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Barthel H.,University of Leipzig | Seibyl J.,Institute for Neurodegenerative Disorders | Sabri O.,University of Leipzig
Expert Review of Neurotherapeutics | Year: 2015

PET is a non-invasive imaging technique which allows the visualization and quantification of molecular processes, offering sensitive and early disease detection. Alzheimer's disease (AD) is a progressive neurodegenerative disorder leading to memory loss and other functional impairments. By employing different tracers targeting neurodegeneration, amyloid and tau aggregates, cholinergic neurotransmission, neuroinflammation and other processes, PET imaging enhances our understanding of the potential triggers of AD, the chronology of molecular events in AD, the detection of early AD, differentiation of AD dementia from other dementia disorders and the development of better drugs to treat AD. As such, PET imaging at different disease stages (asymptomatic, prodromal and dementia stages) is on its way to becoming a valuable routine clinical biomarker and a drug testing and research tool in AD. © 2015 Informa UK, Ltd. Source


Cosgrove K.P.,Yale University | Esterlis I.,Yale University | McKee S.A.,Yale University | Bois F.,Yale University | And 6 more authors.
Archives of General Psychiatry | Year: 2012

Context: Sex differences exist in the reinforcing effects of nicotine, smoking cessation rates, and response to nicotine therapies. Sex differences in availability of nicotinic acetylcholine receptors containing the β 2 subunit (β 2*-nAChRs) may underlie differential nicotine and tobacco smoking effects and related behaviors in women vs men. Objectives: To examine β 2*-nAChR availability in male and female smokers vs nonsmokers and to determine associations among β 2*-nAChR availability, tobacco smoking characteristics, and female sex steroid hormone levels. Design: Male (n = 26) and female (n = 28) tobacco smokers participated in an iodide 123-labeled 5-iodo-A-85380 ([ 123I]5-IA) single-photon emission computed tomography (SPECT) imaging session at 7 to 9 days of abstinence. Age-matched male (n = 26) and female (n = 30) nonsmokers participated in a [ 123I]5-IA SPECT imaging session. All participants completed a magnetic resonance imaging study. Setting: Academic imaging center. Participants: Tobacco smokers (n = 54) and age- and sex-matched nonsmokers (n = 56). Main Outcome Measure: The [ 123I]5-IA SPECT images were converted to equilibrium distribution volumes and were analyzed using regions of interest. Results: The β 2*-nAChR availability was significantly higher in male smokers compared with male nonsmokers in striatum, cortex, and cerebellum, but female smokers did not have higher β 2*-nAChR availability than female nonsmokers in any region. In women, β 2*-nAChR availability in the cortex and cerebellum was negatively and significantly correlated with progesterone level on the SPECT imaging day. In female smokers on imaging day, the progesterone level was positively and significantly correlated with depressive symptoms, craving for a cigarette, and nicotine withdrawal. Conclusions: The regulatory effects of nicotine in the brain (ie, tobacco smoking-induced upregulation of β 2*-nAChRs) seem to be distinctly different between men and women, and female sex steroid hormones likely have a role in this regulation. These findings suggest an underlying neurochemical mechanism for the reported behavioral sex differences. To treat female smokers more effectively, it is critical that nonnicotinic-mediated medications should be explored. ©2012 American Medical Association. All rights reserved. Source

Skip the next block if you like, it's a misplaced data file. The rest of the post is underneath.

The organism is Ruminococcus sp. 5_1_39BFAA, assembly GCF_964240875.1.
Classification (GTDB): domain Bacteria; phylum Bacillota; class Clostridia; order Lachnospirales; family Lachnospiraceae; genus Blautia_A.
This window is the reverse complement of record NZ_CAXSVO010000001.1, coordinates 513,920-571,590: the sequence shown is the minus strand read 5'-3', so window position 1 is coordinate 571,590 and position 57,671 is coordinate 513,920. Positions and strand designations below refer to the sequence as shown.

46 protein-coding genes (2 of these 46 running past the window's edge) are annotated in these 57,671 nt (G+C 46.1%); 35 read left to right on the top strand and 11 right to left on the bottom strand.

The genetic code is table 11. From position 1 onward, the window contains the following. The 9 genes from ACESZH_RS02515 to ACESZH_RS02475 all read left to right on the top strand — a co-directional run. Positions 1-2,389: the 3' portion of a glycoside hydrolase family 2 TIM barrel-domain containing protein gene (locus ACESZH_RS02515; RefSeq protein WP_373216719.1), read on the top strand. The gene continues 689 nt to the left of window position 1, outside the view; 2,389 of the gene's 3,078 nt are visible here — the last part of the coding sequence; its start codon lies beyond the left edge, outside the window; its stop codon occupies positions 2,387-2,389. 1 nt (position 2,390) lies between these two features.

Schapira A.H.V.,University College London | McDermott M.P.,University of Rochester | Barone P.,University of Salerno | Comella C.L.,Rush University Medical Center | And 7 more authors.
The Lancet Neurology | Year: 2013

Background: In models of dopaminergic neuronal loss, the dopamine agonist pramipexole has exhibited neuroprotective properties. The Pramipexole On Underlying Disease (PROUD) study was designed to identify whether early versus delayed pramipexole initiation has clinical and neuroimaging benefits in patients with Parkinson's disease (PD). Methods: Between May 24, 2006, and April 22, 2009, at 98 centres, we recruited patients with PD diagnosed within 2 years and aged 30-79 years. We randomly assigned eligible patients (ratio 1:1), by a centralised, computerised randomisation schedule, to receive double-blind either placebo or pramipexole (1·5 mg a day) and followed them up for 15 months. At 9 months, or as early as 6 months if considered necessary, placebo recipients were assigned to pramipexole. In a neuroimaging substudy, striatal dopamine-transporter binding was assessed by SPECT. All patients, investigators, and independent raters were masked to study treatment. The primary endpoint was the 15-month change from baseline in total score on the unified Parkinson's disease rating scale (UPDRS). This trial is registered with ClinicalTrials.gov, number NCT00321854. Findings: Of 535 patients, 261 were randomly assigned to receive pramipexole and 274 to receive placebo. At 15 months (n=411), adjusted mean change in UPDRS total score showed no significant difference between early and delayed pramipexole (-0·4 points, 95% CI -2·2 to 1·4, p=0·65). 62 patients in the early pramipexole group and 61 patients in the delayed pramipexole group were included in the neuroimaging substudy, for which the adjusted mean 15-month change in striatal 123I-FP-CIT binding was -15·1% (SE 2·1) for early and -14·6% (2·0) for delayed pramipexole (difference -0·5 percentage points, 95% CI -5·4 to 4·4, p=0·84). Overall, 180 (81%) of patients given early pramipexole and 179 (84%) patients given delayed pramipexole reported adverse events (most frequently nausea), and 22 (10%) patients in the early pramipexole group and 17 (8%) in the delayed pramipexole group had serious events, two of which (hallucinations and orthostatic hypotension) were deemed related to study drug. Interpretation: By clinical and neuroimaging measures, pramipexole showed little evidence differentiating 15-month usage from usage delayed for 6-9 months. The results do not support the hypothesis that pramipexole has disease-modifying effects. © 2013 Elsevier Ltd. Source